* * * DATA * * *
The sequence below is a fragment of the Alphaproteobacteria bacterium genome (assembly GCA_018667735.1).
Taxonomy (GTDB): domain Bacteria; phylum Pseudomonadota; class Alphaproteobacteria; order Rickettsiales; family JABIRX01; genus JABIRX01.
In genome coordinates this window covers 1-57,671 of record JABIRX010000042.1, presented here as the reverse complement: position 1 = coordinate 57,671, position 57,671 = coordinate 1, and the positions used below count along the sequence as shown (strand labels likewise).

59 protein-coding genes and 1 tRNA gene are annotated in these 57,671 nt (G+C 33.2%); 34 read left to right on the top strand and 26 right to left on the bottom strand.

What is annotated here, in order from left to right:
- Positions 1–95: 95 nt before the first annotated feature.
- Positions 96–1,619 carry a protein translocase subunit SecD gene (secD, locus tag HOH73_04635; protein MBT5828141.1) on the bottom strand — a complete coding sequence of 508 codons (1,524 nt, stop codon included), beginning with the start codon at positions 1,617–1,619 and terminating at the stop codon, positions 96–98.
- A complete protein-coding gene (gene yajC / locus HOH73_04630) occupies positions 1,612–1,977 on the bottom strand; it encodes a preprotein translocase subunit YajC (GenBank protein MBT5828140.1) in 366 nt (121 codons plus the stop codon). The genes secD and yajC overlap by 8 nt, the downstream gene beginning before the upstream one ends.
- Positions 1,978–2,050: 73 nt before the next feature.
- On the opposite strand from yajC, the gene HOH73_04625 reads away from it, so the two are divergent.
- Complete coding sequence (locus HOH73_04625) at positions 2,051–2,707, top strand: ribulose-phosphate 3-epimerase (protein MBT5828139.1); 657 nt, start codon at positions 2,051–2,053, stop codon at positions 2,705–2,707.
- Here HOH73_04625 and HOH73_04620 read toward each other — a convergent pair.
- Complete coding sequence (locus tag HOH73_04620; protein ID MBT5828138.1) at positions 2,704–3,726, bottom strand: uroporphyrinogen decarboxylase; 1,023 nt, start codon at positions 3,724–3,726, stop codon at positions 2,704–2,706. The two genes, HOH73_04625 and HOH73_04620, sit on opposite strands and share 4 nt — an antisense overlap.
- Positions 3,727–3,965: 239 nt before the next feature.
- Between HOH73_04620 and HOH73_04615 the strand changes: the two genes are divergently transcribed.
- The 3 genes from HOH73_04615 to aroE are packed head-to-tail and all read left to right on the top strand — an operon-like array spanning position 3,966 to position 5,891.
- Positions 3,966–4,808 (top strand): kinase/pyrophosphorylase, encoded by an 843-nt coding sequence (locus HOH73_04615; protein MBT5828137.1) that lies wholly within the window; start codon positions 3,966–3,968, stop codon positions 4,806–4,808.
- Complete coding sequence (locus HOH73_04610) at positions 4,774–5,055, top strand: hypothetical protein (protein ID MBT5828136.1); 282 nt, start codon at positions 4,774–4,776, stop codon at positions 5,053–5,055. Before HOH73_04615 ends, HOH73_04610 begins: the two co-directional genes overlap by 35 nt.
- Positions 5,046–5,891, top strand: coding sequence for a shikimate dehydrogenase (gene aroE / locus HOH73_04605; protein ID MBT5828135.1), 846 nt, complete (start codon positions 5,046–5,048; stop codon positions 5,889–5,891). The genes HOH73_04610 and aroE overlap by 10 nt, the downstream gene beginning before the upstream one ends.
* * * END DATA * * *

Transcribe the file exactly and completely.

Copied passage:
The sequence below is a fragment of the Alphaproteobacteria bacterium genome (assembly GCA_018667735.1).
Taxonomy (GTDB): domain Bacteria; phylum Pseudomonadota; class Alphaproteobacteria; order Rickettsiales; family JABIRX01; genus JABIRX01.
In genome coordinates this window covers 1-57,671 of record JABIRX010000042.1, presented here as the reverse complement: position 1 = coordinate 57,671, position 57,671 = coordinate 1, and the positions used below count along the sequence as shown (strand labels likewise).

59 protein-coding genes and 1 tRNA gene are annotated in these 57,671 nt (G+C 33.2%); 34 read left to right on the top strand and 26 right to left on the bottom strand.

What is annotated here, in order from left to right:
- Positions 1–95: 95 nt before the first annotated feature.
- Positions 96–1,619 carry a protein translocase subunit SecD gene (secD, locus tag HOH73_04635; protein MBT5828141.1) on the bottom strand — a complete coding sequence of 508 codons (1,524 nt, stop codon included), beginning with the start codon at positions 1,617–1,619 and terminating at the stop codon, positions 96–98.
- A complete protein-coding gene (gene yajC / locus HOH73_04630) occupies positions 1,612–1,977 on the bottom strand; it encodes a preprotein translocase subunit YajC (GenBank protein MBT5828140.1) in 366 nt (121 codons plus the stop codon). The genes secD and yajC overlap by 8 nt, the downstream gene beginning before the upstream one ends.
- Positions 1,978–2,050: 73 nt before the next feature.
- On the opposite strand from yajC, the gene HOH73_04625 reads away from it, so the two are divergent.
- Complete coding sequence (locus HOH73_04625) at positions 2,051–2,707, top strand: ribulose-phosphate 3-epimerase (protein MBT5828139.1); 657 nt, start codon at positions 2,051–2,053, stop codon at positions 2,705–2,707.
- Here HOH73_04625 and HOH73_04620 read toward each other — a convergent pair.
- Complete coding sequence (locus tag HOH73_04620; protein ID MBT5828138.1) at positions 2,704–3,726, bottom strand: uroporphyrinogen decarboxylase; 1,023 nt, start codon at positions 3,724–3,726, stop codon at positions 2,704–2,706. The two genes, HOH73_04625 and HOH73_04620, sit on opposite strands and share 4 nt — an antisense overlap.
- Positions 3,727–3,965: 239 nt before the next feature.
- Between HOH73_04620 and HOH73_04615 the strand changes: the two genes are divergently transcribed.
- The 3 genes from HOH73_04615 to aroE are packed head-to-tail and all read left to right on the top strand — an operon-like array spanning position 3,966 to position 5,891.
- Positions 3,966–4,808 (top strand): kinase/pyrophosphorylase, encoded by an 843-nt coding sequence (locus HOH73_04615; protein MBT5828137.1) that lies wholly within the window; start codon positions 3,966–3,968, stop codon positions 4,806–4,808.
- Complete coding sequence (locus HOH73_04610) at positions 4,774–5,055, top strand: hypothetical protein (protein ID MBT5828136.1); 282 nt, start codon at positions 4,774–4,776, stop codon at positions 5,053–5,055. Before HOH73_04615 ends, HOH73_04610 begins: the two co-directional genes overlap by 35 nt.
- Positions 5,046–5,891, top strand: coding sequence for a shikimate dehydrogenase (gene aroE / locus HOH73_04605; protein ID MBT5828135.1), 846 nt, complete (start codon positions 5,046–5,048; stop codon positions 5,889–5,891). The genes HOH73_04610 and aroE overlap by 10 nt, the downstream gene beginning before the upstream one ends.